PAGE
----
Sex is wonderful. It’s fun and relaxing and energizing and joyful. It’s so powerful and expressive. You can say a lot in sex without using any words. It’s astonishing. The way you can lose yourself in a sexual experience but at the same time have the clearest sense of your humanity and individuality and self. “Transcendent” is an inapt description of sex, I think, because it’s hard to think of a more real experience than really good sex — especially with someone you love.
Thinking about how to describe the profundity of sex calls to mind a scene from Ayn Rand’s We the Living in which Kira and her sister are at a play or a movie (It’s been a while since I’ve read it, so I am paraphrasing) and the sister remarks, “It’s so beautiful, it almost looks real,” to which Kira replies, “It’s so beautiful, it almost looks fake.” Life is beautiful like that. Sex is beautiful like that.
I assume everyone knows what I mean, so I assume we can all agree that rape is one of the most vile, disgusting, and despicable crimes that can be committed. In a certain sense, I think it’s worse than murder because the victim has to deal with the fact that a core part of their humanity has been violated.
Recently, I saw a thread on Facebook in which someone was satirizing — they say and I don’t think they grasped the irony — the concept of “rape culture.” To be clear, they weren’t satirizing rape culture, but the concept of rape culture. When confronted about it, they said it wasn’t a useful concept and they treated it with derision and contempt. And it brought to mind a poem I saw very recently that really opened my eyes about what rape culture means.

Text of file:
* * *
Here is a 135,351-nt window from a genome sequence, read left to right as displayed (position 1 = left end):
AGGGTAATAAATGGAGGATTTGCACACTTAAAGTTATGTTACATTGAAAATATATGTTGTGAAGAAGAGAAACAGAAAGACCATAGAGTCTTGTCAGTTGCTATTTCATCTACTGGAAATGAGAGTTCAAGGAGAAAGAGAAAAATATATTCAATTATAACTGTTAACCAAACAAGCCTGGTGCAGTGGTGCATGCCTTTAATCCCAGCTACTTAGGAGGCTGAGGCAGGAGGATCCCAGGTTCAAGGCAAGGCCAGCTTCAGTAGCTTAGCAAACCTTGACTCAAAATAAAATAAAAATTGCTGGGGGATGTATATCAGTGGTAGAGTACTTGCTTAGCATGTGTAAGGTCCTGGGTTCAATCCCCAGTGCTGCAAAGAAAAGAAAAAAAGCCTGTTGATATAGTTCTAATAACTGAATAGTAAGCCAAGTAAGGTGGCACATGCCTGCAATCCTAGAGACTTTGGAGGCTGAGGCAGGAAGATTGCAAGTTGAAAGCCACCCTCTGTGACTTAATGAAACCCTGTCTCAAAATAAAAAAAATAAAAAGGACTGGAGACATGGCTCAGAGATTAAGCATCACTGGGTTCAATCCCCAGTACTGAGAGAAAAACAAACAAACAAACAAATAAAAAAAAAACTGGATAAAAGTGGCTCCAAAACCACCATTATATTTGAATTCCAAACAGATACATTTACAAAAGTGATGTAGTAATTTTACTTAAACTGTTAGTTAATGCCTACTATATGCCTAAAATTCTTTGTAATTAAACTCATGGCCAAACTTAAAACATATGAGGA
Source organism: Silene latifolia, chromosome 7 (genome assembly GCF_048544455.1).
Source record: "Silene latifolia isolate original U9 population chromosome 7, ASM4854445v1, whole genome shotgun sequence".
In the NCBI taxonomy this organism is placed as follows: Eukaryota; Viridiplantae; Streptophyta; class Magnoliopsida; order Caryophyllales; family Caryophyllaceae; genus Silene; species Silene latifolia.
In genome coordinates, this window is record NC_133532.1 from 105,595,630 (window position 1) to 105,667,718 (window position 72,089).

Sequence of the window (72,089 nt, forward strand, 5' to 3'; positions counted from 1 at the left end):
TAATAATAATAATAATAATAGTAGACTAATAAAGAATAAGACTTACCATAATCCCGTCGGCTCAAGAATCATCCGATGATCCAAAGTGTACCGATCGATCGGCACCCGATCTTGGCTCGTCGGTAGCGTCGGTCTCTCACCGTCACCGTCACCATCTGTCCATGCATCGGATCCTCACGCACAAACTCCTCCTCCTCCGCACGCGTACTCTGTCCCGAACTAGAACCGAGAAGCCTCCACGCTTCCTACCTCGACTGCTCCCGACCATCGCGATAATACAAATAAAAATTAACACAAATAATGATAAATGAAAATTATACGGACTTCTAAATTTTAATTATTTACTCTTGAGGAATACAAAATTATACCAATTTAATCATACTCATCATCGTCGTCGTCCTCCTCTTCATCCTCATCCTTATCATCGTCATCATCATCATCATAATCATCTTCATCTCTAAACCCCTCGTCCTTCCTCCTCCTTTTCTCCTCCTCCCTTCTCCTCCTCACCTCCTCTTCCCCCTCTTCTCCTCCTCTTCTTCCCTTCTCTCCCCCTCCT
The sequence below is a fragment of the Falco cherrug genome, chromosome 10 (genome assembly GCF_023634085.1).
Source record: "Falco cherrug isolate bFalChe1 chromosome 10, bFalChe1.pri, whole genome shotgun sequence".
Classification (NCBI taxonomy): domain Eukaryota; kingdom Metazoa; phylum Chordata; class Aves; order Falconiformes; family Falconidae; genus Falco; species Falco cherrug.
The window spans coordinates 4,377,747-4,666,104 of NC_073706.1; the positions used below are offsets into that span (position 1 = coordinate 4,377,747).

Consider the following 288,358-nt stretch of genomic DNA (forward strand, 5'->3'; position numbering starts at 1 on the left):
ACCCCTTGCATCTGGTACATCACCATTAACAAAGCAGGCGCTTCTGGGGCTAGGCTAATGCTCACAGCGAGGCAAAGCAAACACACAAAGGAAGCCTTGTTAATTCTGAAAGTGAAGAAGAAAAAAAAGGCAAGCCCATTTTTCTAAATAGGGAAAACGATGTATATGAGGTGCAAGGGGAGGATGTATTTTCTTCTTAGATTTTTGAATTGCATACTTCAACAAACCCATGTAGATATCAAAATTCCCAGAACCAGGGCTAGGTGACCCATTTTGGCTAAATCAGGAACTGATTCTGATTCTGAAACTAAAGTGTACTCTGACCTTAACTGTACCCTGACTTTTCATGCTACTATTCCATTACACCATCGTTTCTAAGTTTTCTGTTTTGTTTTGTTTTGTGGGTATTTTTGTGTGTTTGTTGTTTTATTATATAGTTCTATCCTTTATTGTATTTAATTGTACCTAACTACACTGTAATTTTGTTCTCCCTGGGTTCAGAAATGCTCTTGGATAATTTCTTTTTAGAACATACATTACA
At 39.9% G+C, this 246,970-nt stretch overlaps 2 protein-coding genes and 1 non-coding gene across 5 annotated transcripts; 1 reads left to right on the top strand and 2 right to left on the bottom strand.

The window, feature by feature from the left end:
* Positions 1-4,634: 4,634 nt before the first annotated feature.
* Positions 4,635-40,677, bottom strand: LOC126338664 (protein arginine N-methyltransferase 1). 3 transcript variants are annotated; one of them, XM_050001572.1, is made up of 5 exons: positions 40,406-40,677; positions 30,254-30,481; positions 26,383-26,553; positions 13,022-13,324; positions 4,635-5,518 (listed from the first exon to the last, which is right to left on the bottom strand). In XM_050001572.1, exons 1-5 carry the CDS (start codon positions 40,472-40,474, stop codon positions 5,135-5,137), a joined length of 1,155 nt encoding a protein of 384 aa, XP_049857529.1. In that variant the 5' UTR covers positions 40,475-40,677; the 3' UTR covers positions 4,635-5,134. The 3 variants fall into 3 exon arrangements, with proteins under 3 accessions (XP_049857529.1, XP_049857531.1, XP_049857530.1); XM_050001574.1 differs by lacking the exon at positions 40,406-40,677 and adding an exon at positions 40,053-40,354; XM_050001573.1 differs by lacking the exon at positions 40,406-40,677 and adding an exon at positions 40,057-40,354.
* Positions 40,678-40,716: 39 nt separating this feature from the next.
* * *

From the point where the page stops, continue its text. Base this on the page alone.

“Rape Joke” by Patricia Lockwood. I’m not going to excerpt any part of it because I think you should read the whole thing to get what I’m driving at here.
When presented with the reality of rape — or even story lines on Law & Order: SVU — I have always felt outrage and sadness. I am shocked and dismayed by stories where people suggest or even say the victim of rape was “asking for it.” I’m sent into a tailspin of anger when someone says that simply because someone has a drink or two with another in their hotel room they can no longer revoke consent to sex until that other is satisfied. When I watched the Sopranos and Tony’s therapist was raped, I really wanted her to tell Tony and have her rapist killed.
But I’ve made jokes about rape before. I’ve used references to rape in a light-hearted way, as a laughable hyperbole. That’s not because I’m a misogynist or because I think rape is in any way acceptable. It was, I think, because on some level rape wasn’t real.
That’s rape culture.
As I type this post and keep writing the word, it does seem strange and alien. Rape. Raperaperaperape. In Game of Thrones, they call rapists “rapers.” And it seems even more strange. I had to re-read and actually sound it out the first time I saw “raper.” Rape is a small word and it’s sort of like a slap, but only a very small slap. Not a slap that hurts. The sound and shape of it don’t even come close to capturing how devastating and terrible the crime is. You’d think the name of it should have more Ss, Ks, Gs, and maybe a Q or something. It should be unpleasant to even see, let alone pronounce. But it’s not. It’s just “rape.”
That’s rape culture.
No, logography is not rape culture. Rape culture is this hole in some people’s psyche about rape. It’s this cognitive dissonance. It’s the holding of two contradictory ideas about rape in your head at the same time.